1. Fictitious transactions: Money launderers might create fake accounts and use them to buy and sell goods or services at inflated prices, transferring illegal funds between accounts while masking their origin.
  2. Bulk purchases of high-value items: Buying large quantities of expensive items like electronics or gift cards with cash or anonymous payment methods can be a red flag for money laundering.
  3. Splitting large transactions: Dividing large amounts of illegal funds into smaller transactions across multiple accounts can be a method to avoid suspicion and bypass reporting thresholds.
  4. Smuggling and resale: Money launderers might use online marketplaces to sell smuggled goods, disguising the illegal source of funds through online transactions.

To combat money laundering, online marketplaces need to comply with anti-money laundering (AML) regulations that require them to perform due diligence on their users, monitor their transactions for suspicious activities, and report them to authorities. However, complying with AML regulations can be complex and costly for online marketplaces, especially if they operate across multiple jurisdictions with different rules and standards.

One way to simplify AML compliance is to use third-party solutions that provide AML services for online marketplaces. These solutions can help online marketplaces verify the identity and source of funds of their users, screen them against watchlists and sanctions lists, flag and investigate suspicious transactions, and generate AML reports. By outsourcing AML tasks to experts, online marketplaces can reduce their operational burden, save time and money, and focus on their core business.

Technology is only one part of the AML equation though. For marketplace entrepreneurs, strong compliance mechanisms are crucial to deter and detect money laundering activities. These measures can include:

  • Know Your Customer (KYC) and Anti-Money Laundering (AML) policies: Verify the identity and legitimacy of users, monitor transactions for suspicious activity, and report suspicious behavior to authorities.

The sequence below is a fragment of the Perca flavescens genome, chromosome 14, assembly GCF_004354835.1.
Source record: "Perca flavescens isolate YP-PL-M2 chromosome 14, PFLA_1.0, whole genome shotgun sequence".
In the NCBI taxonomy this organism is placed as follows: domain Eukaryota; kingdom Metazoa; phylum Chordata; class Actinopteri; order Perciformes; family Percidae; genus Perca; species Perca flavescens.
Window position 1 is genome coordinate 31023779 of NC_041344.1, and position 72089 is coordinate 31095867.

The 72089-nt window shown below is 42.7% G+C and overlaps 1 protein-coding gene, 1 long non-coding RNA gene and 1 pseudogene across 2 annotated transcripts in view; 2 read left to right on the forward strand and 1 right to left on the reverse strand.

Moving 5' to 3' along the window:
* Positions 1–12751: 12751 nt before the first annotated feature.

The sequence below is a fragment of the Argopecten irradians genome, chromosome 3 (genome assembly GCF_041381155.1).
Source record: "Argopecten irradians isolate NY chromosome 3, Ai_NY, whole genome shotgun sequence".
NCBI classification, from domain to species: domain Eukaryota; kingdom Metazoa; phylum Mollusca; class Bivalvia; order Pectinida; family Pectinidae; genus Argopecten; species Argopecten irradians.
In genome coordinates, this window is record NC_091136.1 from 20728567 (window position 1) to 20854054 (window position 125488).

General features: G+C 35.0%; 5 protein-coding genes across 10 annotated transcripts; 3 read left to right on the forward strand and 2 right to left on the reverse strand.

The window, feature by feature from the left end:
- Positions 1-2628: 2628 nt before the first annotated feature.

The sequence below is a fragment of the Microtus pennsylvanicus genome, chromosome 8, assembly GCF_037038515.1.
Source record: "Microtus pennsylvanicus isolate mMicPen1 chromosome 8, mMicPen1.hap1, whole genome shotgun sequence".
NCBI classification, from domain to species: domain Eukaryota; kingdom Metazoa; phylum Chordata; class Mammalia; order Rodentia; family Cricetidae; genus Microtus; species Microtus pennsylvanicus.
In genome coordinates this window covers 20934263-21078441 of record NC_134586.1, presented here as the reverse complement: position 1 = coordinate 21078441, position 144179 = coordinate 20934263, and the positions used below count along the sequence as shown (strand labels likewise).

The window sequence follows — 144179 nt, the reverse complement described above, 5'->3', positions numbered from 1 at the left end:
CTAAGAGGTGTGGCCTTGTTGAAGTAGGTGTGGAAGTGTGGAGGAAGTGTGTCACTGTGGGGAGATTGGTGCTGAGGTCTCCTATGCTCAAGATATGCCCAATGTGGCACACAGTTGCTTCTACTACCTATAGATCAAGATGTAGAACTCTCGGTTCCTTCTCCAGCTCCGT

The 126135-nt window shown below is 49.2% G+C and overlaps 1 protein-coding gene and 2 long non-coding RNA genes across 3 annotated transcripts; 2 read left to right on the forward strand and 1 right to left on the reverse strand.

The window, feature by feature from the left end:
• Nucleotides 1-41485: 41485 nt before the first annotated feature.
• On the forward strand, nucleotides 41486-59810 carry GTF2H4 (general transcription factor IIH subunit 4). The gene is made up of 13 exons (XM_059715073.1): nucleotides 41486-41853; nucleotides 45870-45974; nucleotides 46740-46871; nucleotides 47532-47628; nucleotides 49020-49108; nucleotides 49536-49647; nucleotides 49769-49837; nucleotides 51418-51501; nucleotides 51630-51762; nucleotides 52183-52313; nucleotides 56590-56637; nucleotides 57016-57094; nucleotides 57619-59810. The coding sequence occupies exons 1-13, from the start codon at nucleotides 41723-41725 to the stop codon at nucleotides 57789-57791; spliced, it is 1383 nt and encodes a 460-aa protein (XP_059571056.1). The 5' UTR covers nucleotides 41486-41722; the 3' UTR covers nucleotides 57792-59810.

• Transaction monitoring: Flag unusual activity like large cash transactions, split purchases, or transactions between high-risk countries.
  • Data security: Securely store and protect user data to prevent unauthorized access and misuse.
  • Collaboration with authorities: Work with law enforcement agencies to identify and combat money laundering activities.

Importantly for online marketplaces, AML policies can be used in conjunction with onboarding tools to reduce user friction. Art marketplace, Affordable Art Fair, implemented a conditional AML feature, which stipulated that only orders greater than £xxx from specified locations should be subject to KYC checks.

Stripe Radar for Fraud Detection

Despite enhanced user onboarding security measures, MasterCard reported that ecommerce vendors still lost $48 billion to online payment fraud in 2023. Unfortunately, identity verification is not always enough to prevent online card fraud. Fraudsters’ methods have become more sophisticated with account takeover fraud (hijacking a user account) especially on the rise.

The growth in ecommerce payment fraud 2020 - 2023
The growth in global ecommerce payment fraud 2020 – 2023

Into this breach steps Stripe Radar, a machine learning-powered fraud detection system that helps online marketplaces prevent fraudulent payments. Stripe Radar analyses hundreds of signals from each payment, such as the device used, the location of the cardholder, the behaviour of the user, and the history of the card. It then assigns a risk score to each payment, indicating how likely it is to be fraudulent. Based on the risk score, online marketplaces can decide whether to accept, reject, or review the payment.

Stripe Radar also provides tools to help online marketplaces customise their fraud prevention rules and settings. For example, they can create rules to block payments from certain countries, regions, or IP addresses, or to require additional verification for high-value transactions. They can also use Stripe Radar’s dashboard to monitor their fraud performance, identify fraud patterns, and adjust their rules accordingly.

Stripe Radar dashboard

What makes Stripe Radar especially great is that it is automatically bundled with all Stripe accounts, so no laborious integration necessary. Larger businesses can sign up for a customisable version that gives access to additional features such as adjustable risk thresholds, a custom rules engine, and manual review flows. The stage of your marketplace development and the type of industry it serves will therefore determine which version of Radar you should use. Note that there is a Stripe fee, starting at 5¢ for each screened transaction.